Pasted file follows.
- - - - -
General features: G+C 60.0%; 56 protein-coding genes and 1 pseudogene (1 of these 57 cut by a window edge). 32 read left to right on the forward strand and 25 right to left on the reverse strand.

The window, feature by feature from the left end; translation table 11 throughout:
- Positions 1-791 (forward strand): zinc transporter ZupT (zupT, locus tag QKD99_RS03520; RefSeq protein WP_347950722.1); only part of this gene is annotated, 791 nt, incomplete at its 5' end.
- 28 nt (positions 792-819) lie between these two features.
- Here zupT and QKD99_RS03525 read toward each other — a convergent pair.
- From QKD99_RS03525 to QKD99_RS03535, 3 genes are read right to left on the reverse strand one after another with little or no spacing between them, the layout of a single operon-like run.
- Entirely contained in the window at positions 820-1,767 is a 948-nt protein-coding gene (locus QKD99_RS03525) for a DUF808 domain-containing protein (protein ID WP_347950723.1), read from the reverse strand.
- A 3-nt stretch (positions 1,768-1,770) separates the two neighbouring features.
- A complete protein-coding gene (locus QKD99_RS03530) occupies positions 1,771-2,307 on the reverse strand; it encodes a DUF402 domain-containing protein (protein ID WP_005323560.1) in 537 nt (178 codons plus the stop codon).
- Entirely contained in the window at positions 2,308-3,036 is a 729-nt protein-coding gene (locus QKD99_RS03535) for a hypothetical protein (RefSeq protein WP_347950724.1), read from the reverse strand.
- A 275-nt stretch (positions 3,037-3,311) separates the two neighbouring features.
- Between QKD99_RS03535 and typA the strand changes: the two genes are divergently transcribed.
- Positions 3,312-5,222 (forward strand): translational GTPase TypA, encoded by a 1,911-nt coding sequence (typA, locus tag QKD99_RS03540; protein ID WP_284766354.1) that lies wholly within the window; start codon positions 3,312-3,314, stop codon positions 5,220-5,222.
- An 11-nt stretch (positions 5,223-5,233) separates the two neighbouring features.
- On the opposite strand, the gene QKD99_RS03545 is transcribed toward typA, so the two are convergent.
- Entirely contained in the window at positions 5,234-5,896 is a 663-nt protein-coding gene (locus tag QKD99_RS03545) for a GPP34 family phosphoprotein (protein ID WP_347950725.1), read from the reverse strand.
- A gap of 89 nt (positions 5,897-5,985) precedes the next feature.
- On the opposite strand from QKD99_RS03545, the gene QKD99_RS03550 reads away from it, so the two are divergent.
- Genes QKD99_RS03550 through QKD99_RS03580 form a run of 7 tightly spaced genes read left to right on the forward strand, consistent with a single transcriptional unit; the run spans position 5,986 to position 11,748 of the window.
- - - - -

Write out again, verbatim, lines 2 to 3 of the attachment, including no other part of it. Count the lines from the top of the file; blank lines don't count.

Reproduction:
The window, feature by feature from the left end; translation table 11 throughout:
- Positions 1-791 (forward strand): zinc transporter ZupT (zupT, locus tag QKD99_RS03520; RefSeq protein WP_347950722.1); only part of this gene is annotated, 791 nt, incomplete at its 5' end.